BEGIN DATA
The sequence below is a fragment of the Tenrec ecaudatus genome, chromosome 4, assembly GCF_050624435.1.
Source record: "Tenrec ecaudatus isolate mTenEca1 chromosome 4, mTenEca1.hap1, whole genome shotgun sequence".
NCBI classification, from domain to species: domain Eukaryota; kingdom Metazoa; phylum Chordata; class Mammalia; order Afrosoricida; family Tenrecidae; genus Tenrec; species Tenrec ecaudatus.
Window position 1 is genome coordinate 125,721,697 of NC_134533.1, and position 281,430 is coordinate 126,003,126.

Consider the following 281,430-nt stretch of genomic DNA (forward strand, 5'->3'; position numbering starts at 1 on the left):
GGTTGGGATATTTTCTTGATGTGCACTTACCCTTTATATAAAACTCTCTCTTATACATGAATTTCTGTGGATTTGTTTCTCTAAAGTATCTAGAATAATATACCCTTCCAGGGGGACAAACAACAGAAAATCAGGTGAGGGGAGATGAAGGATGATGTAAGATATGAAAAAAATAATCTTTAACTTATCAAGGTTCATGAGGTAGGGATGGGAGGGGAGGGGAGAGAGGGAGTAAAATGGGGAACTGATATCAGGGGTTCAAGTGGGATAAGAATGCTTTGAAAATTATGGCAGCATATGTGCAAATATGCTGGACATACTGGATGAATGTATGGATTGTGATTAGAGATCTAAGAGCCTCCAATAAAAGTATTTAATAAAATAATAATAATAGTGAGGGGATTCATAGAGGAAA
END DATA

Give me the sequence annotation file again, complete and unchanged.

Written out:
The sequence below is a fragment of the Tenrec ecaudatus genome, chromosome 4, assembly GCF_050624435.1.
Source record: "Tenrec ecaudatus isolate mTenEca1 chromosome 4, mTenEca1.hap1, whole genome shotgun sequence".
NCBI classification, from domain to species: domain Eukaryota; kingdom Metazoa; phylum Chordata; class Mammalia; order Afrosoricida; family Tenrecidae; genus Tenrec; species Tenrec ecaudatus.
Window position 1 is genome coordinate 125,721,697 of NC_134533.1, and position 281,430 is coordinate 126,003,126.

Consider the following 281,430-nt stretch of genomic DNA (forward strand, 5'->3'; position numbering starts at 1 on the left):
GGTTGGGATATTTTCTTGATGTGCACTTACCCTTTATATAAAACTCTCTCTTATACATGAATTTCTGTGGATTTGTTTCTCTAAAGTATCTAGAATAATATACCCTTCCAGGGGGACAAACAACAGAAAATCAGGTGAGGGGAGATGAAGGATGATGTAAGATATGAAAAAAATAATCTTTAACTTATCAAGGTTCATGAGGTAGGGATGGGAGGGGAGGGGAGAGAGGGAGTAAAATGGGGAACTGATATCAGGGGTTCAAGTGGGATAAGAATGCTTTGAAAATTATGGCAGCATATGTGCAAATATGCTGGACATACTGGATGAATGTATGGATTGTGATTAGAGATCTAAGAGCCTCCAATAAAAGTATTTAATAAAATAATAATAATAGTGAGGGGATTCATAGAGGAAA